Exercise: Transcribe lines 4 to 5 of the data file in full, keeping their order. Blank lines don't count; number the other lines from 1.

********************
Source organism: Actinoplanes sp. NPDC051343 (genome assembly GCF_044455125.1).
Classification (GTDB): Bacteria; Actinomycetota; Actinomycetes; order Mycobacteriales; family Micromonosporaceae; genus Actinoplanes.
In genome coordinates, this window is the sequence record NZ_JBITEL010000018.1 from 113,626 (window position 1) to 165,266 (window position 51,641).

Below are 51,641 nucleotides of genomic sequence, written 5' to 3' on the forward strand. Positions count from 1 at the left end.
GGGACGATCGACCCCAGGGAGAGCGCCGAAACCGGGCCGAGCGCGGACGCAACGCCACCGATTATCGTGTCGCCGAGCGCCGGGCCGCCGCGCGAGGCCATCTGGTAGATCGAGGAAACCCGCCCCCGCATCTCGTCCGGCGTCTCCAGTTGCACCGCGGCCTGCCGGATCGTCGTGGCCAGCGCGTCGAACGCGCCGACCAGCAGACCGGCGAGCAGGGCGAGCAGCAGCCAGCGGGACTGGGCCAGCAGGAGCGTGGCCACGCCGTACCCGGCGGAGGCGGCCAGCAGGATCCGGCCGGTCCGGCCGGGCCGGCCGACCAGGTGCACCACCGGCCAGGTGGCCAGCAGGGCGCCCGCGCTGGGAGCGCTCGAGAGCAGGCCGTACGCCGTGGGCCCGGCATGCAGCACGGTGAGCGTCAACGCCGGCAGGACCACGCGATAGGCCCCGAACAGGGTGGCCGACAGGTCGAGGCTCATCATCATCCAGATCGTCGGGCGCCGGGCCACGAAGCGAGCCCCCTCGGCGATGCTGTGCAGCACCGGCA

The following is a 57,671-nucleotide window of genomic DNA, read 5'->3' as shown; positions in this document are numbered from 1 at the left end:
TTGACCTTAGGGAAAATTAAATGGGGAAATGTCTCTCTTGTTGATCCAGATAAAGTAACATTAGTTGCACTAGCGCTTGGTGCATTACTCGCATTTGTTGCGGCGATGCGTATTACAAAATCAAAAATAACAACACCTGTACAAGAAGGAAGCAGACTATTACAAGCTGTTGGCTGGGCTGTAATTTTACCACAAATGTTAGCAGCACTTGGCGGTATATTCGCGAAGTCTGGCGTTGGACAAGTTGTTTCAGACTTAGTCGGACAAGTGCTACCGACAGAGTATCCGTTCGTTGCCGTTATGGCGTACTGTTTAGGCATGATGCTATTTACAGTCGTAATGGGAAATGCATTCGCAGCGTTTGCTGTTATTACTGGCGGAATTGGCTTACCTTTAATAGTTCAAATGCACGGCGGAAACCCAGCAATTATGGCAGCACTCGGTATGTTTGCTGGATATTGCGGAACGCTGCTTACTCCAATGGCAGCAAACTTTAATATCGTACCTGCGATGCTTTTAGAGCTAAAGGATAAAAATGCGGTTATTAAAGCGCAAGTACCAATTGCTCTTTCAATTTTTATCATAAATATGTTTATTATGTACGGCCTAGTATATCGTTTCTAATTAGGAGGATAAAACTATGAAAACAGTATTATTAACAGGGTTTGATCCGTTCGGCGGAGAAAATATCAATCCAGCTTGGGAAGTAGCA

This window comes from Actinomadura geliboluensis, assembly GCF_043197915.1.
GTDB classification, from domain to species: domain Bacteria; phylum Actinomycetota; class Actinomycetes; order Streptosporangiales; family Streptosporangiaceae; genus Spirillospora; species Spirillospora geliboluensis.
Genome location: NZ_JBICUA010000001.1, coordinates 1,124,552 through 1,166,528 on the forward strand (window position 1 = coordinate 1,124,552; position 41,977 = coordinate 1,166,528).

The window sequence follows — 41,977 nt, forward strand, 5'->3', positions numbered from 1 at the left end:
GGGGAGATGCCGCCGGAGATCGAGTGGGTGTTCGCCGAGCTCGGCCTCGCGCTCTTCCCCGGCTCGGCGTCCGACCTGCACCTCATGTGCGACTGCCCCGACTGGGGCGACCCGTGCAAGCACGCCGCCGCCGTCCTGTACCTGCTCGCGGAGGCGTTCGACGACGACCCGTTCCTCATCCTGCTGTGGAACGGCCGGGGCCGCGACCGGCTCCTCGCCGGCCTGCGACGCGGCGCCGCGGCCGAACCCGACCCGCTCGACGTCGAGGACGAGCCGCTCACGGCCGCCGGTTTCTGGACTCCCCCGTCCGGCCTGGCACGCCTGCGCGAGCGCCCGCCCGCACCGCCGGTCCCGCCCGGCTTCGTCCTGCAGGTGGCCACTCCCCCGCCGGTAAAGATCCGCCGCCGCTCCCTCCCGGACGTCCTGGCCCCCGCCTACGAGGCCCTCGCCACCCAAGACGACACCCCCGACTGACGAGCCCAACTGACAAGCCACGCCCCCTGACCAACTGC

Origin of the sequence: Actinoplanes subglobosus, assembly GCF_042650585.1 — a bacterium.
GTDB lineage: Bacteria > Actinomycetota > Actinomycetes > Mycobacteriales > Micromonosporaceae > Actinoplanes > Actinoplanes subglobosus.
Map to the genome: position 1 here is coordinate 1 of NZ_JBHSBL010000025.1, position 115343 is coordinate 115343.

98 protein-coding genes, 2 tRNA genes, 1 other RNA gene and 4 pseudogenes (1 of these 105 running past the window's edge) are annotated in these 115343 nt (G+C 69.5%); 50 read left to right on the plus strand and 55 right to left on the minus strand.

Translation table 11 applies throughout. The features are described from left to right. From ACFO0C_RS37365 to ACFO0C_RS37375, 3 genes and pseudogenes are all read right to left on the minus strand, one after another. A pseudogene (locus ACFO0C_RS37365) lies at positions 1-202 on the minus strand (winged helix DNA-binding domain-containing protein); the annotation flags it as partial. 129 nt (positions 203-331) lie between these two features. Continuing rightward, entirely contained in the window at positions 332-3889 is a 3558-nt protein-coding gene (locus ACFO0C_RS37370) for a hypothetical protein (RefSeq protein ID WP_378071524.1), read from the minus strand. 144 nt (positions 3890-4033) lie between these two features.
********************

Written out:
Below are 51,641 nucleotides of genomic sequence, written 5' to 3' on the forward strand. Positions count from 1 at the left end.
GGGACGATCGACCCCAGGGAGAGCGCCGAAACCGGGCCGAGCGCGGACGCAACGCCACCGATTATCGTGTCGCCGAGCGCCGGGCCGCCGCGCGAGGCCATCTGGTAGATCGAGGAAACCCGCCCCCGCATCTCGTCCGGCGTCTCCAGTTGCACCGCGGCCTGCCGGATCGTCGTGGCCAGCGCGTCGAACGCGCCGACCAGCAGACCGGCGAGCAGGGCGAGCAGCAGCCAGCGGGACTGGGCCAGCAGGAGCGTGGCCACGCCGTACCCGGCGGAGGCGGCCAGCAGGATCCGGCCGGTCCGGCCGGGCCGGCCGACCAGGTGCACCACCGGCCAGGTGGCCAGCAGGGCGCCCGCGCTGGGAGCGCTCGAGAGCAGGCCGTACGCCGTGGGCCCGGCATGCAGCACGGTGAGCGTCAACGCCGGCAGGACCACGCGATAGGCCCCGAACAGGGTGGCCGACAGGTCGAGGCTCATCATCATCCAGATCGTCGGGCGCCGGGCCACGAAGCGAGCCCCCTCGGCGATGCTGTGCAGCACCGGCA